There has been some speculation out there that I may be competition with the new media coming soon in Sioux Falls. Hardly. Even I know that what my blog offers is mostly my editorial view on what is happening in local government and my enduring fight for transparency, common sense, and good government. I even hope to assist them in any way possible.

I am thrilled that Jon and Joe are launching an alternative to the hospital, food truck, developer welfare crazed local media.

Almost every day I see our local media miss the big stories that effect local governing.

During and after the last local election there were two big stories out there about Councilor Dr. Sarah Cole that not one single media outlet in Sioux Falls would cover;

• Before she voted for herself, Cole had NEVER voted in a local election even though she had lived here for almost 10 years.

• She received $17,500 from Mayor TenHaken’s PAC as a campaign donation.

It has always amazed me when I will hand a story to the media on a silver platter they do nothing with it. I hope Jon and Joe don’t fall into this pattern.

Recently I was reading comments on social media about how our local officials don’t listen to constituents and how we need to make them listen to our concerns and needs. This is true, I have been doing it for 16 years and have seen many positive changes in Sioux Falls due to my diligence and the diligence of my readers but what really needs to happen is there needs to be a full court press to change the makeup of these bodies which means getting the public involved with local elections, not just voting in progressive candidates but volunteering for their campaigns.

The regular Sioux Falls constituent is getting clobbered at the ballot box because of low voter turnout and the massive amount of money being thrown at candidates by the ruling elite. It is unethical and dark.

I’m hoping The Dakota Scout starts to uncover how this dark money has turned our local government bodies into impractical, ignorant, rubber stampers that virtually do NOTHING for the everyday citizen in Sioux Falls let alone hear anything they say.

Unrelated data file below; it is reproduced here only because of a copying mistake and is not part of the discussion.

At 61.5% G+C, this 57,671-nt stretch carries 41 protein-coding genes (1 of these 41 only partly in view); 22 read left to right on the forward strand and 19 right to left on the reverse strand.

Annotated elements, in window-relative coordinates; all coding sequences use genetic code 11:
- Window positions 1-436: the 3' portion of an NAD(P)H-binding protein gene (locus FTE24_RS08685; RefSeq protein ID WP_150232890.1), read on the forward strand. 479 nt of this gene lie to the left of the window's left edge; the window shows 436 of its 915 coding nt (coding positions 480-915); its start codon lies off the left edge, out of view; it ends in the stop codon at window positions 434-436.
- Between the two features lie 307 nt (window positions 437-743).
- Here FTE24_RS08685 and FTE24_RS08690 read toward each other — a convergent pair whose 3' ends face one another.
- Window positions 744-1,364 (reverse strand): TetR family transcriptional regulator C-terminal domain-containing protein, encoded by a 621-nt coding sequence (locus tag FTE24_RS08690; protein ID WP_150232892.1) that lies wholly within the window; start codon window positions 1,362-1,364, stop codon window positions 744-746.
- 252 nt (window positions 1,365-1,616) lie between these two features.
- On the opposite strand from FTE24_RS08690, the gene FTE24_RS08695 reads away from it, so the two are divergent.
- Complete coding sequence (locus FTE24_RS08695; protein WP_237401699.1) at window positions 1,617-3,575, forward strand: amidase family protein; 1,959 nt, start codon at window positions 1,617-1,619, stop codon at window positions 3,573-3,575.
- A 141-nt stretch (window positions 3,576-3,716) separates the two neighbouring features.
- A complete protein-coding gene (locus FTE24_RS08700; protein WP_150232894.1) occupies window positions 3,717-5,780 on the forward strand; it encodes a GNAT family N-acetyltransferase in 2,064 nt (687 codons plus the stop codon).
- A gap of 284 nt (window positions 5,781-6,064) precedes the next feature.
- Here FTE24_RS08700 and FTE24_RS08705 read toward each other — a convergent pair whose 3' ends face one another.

I wish them luck! Telling the truth about things can be a very lonely place sometimes, but it is always rewarding.

Minnehaha County Commission denies public input on CO2 pipeline

Besides the fact that the commission gave the green light for the pipeline to move forward (4-1 vote, Barth dissented) they also told the attendees there would be NO public input because the chair said it ‘wasn’t a public hearing.’ Ok, what the Hell would you call a public meeting with a posted agenda item? A church potluck?

14) Consider a Temporary Zoning Ordinance on Gas and Liquid Transmission Pipelines

They did follow state law by allowing general public input at the beginning of the meeting, but you are NOT allowed to comment on agenda items. I would encourage attendees to file an open meetings violation against the commission for denying them their 1st Amendment Rights and the use of Prior Restraint by the Chair. Barth asked for public input and the chair said they have pretty much heard enough thru phone calls and emails. So are those emails and phone calls going to be posted online so people can see those conversations?

Did the SFPD need to don Riot Gear at last week’s protest?